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Head of Chryssi Avghi, the Greek neo-Nazi party, denies existence of gas chambers

Translated Wednesday 23 May 2012, by Gene Zbikowski and reviewed by Henry Crapo

Nikolaos Michaloliakos, the head of the Greek neo-Nazi group Chryssi Avghi (Golden Dawn), which entered Parliament on May 6, denied the existence of gas chambers in a television interview broadcast on the evening of May 13. This drew a protest from the government in a country where Holocaust denial is not a crime.

“Auschwitz, what about Auschwitz? I haven’t been there. What happened there? Were you there?” Nikolaos Michaloliakos pretended to ask himself, as seen in the video of a program broadcast by the private Mega network on the evening of May 13. “There were neither ovens nor gas chambers, it’s a lie,” he added. He also stated that he had “read a lot of books that question the figure of six million Jews” exterminated by the Nazis.

It is the first time since his election victory that the leader of the neo-Nazi party has publicly made statements denying the Holocaust. Chryssi Avghi won 6.9% of the vote and obtained 21 deputies by playing on the Greeks’ anger at austerity and on their xenophobic reflexes. Michaloliakos also repeated that he considered Hitler to be “a great historical figure of the 20th century.” “I don’t say ‘heil’, simply because that’s something said to someone who is living,” he replied to a journalist who asked him if he continued to support an appeal to make the Nazi salute, which he had signed in 1987.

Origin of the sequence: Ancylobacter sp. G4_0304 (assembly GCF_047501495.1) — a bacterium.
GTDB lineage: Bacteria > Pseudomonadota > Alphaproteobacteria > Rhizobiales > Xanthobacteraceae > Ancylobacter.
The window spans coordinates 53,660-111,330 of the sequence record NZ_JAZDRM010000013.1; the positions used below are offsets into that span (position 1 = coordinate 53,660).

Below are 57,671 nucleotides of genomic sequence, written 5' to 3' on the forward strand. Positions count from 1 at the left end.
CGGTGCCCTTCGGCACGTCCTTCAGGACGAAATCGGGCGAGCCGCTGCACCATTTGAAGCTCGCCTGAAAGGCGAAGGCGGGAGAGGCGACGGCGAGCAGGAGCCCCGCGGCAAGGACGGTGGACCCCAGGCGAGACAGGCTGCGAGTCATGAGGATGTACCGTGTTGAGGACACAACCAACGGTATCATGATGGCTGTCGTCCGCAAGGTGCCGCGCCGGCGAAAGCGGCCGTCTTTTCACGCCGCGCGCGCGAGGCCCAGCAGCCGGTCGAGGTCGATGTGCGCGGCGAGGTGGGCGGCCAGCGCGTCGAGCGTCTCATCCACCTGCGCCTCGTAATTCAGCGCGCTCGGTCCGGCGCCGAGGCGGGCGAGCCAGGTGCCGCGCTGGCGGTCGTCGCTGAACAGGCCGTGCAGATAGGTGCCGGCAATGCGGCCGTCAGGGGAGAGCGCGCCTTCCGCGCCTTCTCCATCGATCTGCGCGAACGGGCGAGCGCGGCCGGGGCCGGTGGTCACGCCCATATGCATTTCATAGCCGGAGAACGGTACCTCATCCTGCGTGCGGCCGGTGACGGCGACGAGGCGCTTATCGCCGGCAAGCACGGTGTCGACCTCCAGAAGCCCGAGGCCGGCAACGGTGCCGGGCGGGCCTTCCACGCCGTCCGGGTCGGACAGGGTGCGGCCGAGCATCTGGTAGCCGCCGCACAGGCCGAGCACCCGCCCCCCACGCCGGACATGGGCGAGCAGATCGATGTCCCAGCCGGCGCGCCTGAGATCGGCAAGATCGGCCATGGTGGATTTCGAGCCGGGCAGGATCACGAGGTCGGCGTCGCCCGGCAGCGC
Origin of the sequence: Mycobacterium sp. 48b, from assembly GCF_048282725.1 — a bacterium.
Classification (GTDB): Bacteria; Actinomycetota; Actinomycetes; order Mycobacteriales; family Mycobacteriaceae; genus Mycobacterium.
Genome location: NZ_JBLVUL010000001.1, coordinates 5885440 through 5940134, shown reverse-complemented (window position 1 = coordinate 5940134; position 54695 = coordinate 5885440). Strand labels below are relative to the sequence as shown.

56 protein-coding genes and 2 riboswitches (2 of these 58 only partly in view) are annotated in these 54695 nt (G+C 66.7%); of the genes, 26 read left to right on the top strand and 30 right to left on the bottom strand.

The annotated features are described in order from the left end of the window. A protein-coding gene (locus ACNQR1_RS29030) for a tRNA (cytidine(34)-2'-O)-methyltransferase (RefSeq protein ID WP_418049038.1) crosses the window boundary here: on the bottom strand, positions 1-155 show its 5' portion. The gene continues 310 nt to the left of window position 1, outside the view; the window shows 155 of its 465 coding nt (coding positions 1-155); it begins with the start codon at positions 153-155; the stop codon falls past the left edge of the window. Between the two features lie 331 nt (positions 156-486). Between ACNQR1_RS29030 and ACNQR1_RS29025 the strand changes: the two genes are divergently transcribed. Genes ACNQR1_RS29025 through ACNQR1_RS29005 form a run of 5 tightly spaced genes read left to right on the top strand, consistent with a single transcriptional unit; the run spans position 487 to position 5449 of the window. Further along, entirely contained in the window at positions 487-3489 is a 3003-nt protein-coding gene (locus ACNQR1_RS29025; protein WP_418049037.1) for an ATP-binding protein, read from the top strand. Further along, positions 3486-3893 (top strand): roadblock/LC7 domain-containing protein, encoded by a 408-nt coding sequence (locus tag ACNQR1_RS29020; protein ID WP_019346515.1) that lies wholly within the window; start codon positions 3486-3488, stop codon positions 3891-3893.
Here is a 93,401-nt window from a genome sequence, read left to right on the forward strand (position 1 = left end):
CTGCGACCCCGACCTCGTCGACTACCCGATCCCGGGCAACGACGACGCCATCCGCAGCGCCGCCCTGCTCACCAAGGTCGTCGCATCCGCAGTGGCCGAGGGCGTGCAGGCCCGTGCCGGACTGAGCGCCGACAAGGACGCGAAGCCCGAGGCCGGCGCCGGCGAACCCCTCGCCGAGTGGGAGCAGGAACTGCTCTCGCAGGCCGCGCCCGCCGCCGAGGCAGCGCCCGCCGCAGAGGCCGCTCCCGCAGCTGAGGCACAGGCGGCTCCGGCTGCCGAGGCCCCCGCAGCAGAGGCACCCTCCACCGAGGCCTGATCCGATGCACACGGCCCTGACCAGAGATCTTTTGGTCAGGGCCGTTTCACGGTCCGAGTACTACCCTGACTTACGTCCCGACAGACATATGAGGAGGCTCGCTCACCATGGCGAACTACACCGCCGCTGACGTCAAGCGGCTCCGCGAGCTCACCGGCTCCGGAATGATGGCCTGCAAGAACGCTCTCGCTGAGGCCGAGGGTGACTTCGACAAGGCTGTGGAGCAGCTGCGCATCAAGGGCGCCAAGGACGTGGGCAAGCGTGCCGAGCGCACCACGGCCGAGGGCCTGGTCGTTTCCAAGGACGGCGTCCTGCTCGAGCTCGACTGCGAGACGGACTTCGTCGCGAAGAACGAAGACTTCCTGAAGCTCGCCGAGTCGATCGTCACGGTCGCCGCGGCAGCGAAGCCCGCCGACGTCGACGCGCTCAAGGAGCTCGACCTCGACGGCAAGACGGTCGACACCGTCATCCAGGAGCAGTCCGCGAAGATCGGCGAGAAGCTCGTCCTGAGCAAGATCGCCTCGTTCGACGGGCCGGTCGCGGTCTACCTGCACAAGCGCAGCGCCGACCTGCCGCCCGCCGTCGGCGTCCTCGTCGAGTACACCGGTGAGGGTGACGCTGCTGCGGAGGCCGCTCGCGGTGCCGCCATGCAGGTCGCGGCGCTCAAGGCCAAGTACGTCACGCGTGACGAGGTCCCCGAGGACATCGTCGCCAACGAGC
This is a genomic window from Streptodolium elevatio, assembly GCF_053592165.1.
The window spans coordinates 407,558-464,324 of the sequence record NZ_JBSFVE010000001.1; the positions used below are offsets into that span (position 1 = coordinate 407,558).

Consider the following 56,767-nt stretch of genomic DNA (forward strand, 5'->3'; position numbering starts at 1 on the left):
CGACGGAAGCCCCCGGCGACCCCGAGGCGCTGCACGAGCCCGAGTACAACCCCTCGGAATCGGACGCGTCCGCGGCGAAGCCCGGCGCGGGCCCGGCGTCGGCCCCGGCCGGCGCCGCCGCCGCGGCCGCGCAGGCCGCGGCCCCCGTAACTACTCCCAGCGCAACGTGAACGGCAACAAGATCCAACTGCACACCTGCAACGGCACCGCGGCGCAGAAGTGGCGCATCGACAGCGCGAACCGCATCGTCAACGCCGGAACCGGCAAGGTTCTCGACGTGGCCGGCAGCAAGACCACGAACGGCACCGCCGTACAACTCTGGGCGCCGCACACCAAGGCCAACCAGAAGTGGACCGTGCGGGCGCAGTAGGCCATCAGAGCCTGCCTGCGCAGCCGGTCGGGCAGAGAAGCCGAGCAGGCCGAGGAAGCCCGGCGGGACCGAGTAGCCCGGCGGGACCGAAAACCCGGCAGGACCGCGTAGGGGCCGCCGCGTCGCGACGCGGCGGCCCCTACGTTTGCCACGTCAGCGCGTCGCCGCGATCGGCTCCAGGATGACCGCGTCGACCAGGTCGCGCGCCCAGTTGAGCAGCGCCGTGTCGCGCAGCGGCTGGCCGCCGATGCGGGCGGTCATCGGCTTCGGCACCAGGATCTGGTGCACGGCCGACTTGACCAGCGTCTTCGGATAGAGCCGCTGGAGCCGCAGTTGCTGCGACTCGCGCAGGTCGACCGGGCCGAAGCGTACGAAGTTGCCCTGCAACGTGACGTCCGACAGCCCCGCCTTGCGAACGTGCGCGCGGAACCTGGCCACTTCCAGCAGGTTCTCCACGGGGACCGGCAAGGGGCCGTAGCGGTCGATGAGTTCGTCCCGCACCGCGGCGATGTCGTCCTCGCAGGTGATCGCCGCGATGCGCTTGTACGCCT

Pantelis Kapsis, the spokesman for the lame duck government, has “very categorically condemned” these statements, “which distort History and amount to a brutal attack on the memory of the millions of victims of the Holocaust.” He also pointed out that, among those victims, there are “tens of thousands of Greek Jews,” in a rare official reference to the community’s fate. The fact that the Nazis exterminated 95% of the Greek Jews has only recently figured in history textbooks in Greece.

The Council of the Jews of Greece had previously called upon “the political leaders, civil society, the teaching community and the intellectuals to condemn and isolate the forces” of the Chryssi Avghi sort.

Chryssi Avghi, a neofascist party. The organization was founded in 1980 by Nikolaos Michaloliakos (then 23), today a 55-year-old man, mathematician by training. Trained under the former junta dictators, this activist had been found guilty of acts of violence in 1976 (age 19) and 1978 (age 21). His organization remained on the fringes of society and in semi-clandestinity until it made a breakthrough in 2010, after having infiltrated the poor neighborhoods of downtown Athens by going after the immigrants living in crowded conditions there. Mr. Michaloliakos attracted attention when he was elected to the Athens city council by making the Hitler salute, although since 2005 he has played down his Nazi profile. He also denies the use of violence by his troops, even though it has been proved.

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